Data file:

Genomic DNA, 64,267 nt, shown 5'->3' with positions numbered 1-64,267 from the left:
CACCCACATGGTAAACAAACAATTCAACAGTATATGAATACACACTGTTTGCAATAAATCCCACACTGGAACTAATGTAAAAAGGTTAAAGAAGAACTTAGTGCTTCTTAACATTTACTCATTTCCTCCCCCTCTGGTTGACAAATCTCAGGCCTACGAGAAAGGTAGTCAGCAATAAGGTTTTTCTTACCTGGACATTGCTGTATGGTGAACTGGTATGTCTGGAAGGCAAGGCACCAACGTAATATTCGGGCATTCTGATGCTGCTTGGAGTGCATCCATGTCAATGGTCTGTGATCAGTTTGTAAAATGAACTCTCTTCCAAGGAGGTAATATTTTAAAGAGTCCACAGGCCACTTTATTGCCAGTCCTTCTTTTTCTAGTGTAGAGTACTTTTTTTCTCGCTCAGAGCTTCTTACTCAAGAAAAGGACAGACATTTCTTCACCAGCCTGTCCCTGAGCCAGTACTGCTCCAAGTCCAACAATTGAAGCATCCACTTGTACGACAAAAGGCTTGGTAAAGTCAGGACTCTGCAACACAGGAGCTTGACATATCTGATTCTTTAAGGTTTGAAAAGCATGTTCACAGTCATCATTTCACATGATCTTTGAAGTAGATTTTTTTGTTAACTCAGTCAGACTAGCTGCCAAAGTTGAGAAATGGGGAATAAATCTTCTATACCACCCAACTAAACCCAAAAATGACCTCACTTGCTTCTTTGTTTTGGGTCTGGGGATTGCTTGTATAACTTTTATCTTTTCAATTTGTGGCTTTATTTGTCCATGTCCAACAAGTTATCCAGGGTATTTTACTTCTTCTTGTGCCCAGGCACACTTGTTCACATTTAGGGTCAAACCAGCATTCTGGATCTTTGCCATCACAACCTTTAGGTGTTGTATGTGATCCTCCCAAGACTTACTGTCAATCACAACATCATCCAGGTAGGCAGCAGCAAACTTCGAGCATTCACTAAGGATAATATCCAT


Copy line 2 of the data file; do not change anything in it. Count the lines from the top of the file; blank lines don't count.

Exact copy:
CACCCACATGGTAAACAAACAATTCAACAGTATATGAATACACACTGTTTGCAATAAATCCCACACTGGAACTAATGTAAAAAGGTTAAAGAAGAACTTAGTGCTTCTTAACATTTACTCATTTCCTCCCCCTCTGGTTGACAAATCTCAGGCCTACGAGAAAGGTAGTCAGCAATAAGGTTTTTCTTACCTGGACATTGCTGTATGGTGAACTGGTATGTCTGGAAGGCAAGGCACCAACGTAATATTCGGGCATTCTGATGCTGCTTGGAGTGCATCCATGTCAATGGTCTGTGATCAGTTTGTAAAATGAACTCTCTTCCAAGGAGGTAATATTTTAAAGAGTCCACAGGCCACTTTATTGCCAGTCCTTCTTTTTCTAGTGTAGAGTACTTTTTTTCTCGCTCAGAGCTTCTTACTCAAGAAAAGGACAGACATTTCTTCACCAGCCTGTCCCTGAGCCAGTACTGCTCCAAGTCCAACAATTGAAGCATCCACTTGTACGACAAAAGGCTTGGTAAAGTCAGGACTCTGCAACACAGGAGCTTGACATATCTGATTCTTTAAGGTTTGAAAAGCATGTTCACAGTCATCATTTCACATGATCTTTGAAGTAGATTTTTTTGTTAACTCAGTCAGACTAGCTGCCAAAGTTGAGAAATGGGGAATAAATCTTCTATACCACCCAACTAAACCCAAAAATGACCTCACTTGCTTCTTTGTTTTGGGTCTGGGGATTGCTTGTATAACTTTTATCTTTTCAATTTGTGGCTTTATTTGTCCATGTCCAACAAGTTATCCAGGGTATTTTACTTCTTCTTGTGCCCAGGCACACTTGTTCACATTTAGGGTCAAACCAGCATTCTGGATCTTTGCCATCACAACCTTTAGGTGTTGTATGTGATCCTCCCAAGACTTACTGTCAATCACAACATCATCCAGGTAGGCAGCAGCAAACTTCGAGCATTCACTAAGGATAATATCCAT